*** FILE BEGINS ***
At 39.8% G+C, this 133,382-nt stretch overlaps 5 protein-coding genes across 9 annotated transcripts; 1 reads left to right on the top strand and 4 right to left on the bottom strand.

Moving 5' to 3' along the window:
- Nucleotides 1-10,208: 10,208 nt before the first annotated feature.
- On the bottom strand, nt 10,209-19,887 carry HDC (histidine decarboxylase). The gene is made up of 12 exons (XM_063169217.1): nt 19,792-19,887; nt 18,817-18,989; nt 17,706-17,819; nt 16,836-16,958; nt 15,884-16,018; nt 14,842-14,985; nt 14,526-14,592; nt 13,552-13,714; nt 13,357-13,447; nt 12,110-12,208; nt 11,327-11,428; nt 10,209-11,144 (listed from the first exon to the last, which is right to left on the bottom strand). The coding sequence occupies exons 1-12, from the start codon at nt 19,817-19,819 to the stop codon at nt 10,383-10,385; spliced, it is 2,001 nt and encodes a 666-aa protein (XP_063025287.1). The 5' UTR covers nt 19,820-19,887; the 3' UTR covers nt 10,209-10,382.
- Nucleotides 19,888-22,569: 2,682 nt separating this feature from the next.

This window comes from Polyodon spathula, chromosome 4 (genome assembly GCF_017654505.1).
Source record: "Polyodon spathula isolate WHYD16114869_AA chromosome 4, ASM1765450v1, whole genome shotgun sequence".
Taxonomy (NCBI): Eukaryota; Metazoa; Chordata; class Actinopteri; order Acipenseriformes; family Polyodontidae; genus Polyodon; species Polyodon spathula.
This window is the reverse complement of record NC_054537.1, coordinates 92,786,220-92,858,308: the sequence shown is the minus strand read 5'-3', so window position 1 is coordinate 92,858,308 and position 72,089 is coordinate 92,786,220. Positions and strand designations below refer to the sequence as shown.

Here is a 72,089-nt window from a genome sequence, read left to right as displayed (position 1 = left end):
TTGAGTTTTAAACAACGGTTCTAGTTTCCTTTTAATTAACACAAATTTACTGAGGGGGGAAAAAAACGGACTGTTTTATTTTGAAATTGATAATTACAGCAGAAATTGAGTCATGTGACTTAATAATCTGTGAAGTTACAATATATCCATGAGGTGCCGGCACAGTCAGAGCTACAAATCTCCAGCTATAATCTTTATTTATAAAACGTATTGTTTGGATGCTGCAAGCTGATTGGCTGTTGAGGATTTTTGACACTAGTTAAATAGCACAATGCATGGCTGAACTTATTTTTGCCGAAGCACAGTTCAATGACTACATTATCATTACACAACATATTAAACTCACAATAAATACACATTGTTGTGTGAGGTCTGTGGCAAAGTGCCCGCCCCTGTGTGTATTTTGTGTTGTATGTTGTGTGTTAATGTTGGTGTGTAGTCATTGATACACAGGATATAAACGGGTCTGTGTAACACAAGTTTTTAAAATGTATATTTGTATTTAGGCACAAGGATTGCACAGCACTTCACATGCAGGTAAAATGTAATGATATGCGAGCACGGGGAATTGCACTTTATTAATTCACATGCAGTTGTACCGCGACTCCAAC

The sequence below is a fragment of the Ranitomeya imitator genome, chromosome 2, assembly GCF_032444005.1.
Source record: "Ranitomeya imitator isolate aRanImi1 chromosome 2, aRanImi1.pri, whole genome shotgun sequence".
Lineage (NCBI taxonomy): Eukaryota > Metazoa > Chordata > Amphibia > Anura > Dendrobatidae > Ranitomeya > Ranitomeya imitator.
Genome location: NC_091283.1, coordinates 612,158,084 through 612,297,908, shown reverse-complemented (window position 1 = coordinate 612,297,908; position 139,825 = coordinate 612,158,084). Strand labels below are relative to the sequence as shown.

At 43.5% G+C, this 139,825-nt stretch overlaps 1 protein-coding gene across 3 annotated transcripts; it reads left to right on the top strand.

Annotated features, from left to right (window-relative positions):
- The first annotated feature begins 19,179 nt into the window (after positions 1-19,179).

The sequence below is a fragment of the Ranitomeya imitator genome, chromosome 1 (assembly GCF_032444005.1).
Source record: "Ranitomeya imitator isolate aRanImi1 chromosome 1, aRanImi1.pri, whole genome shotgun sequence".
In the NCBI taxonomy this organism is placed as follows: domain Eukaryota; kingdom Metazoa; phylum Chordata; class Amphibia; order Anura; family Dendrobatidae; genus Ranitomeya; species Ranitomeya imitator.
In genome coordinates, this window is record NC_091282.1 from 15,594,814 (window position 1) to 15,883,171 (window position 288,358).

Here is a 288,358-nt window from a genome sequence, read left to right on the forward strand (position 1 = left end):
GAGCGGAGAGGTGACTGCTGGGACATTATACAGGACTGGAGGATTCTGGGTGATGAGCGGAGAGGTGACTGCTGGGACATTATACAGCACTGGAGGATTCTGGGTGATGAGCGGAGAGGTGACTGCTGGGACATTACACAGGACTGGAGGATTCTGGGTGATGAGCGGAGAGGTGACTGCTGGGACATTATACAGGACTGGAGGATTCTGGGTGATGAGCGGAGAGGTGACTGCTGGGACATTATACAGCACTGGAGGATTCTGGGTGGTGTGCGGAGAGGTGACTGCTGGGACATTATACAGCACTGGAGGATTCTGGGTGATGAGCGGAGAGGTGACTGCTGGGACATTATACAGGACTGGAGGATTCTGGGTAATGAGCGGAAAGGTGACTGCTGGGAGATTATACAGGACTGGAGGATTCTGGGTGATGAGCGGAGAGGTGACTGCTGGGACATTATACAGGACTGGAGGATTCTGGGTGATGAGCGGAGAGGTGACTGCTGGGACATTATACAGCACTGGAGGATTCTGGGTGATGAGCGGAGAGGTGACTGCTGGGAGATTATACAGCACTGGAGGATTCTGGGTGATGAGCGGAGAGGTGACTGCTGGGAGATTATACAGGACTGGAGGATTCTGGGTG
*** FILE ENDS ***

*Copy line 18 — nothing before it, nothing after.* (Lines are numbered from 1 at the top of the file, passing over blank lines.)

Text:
- The first annotated feature begins 19,179 nt into the window (after positions 1-19,179).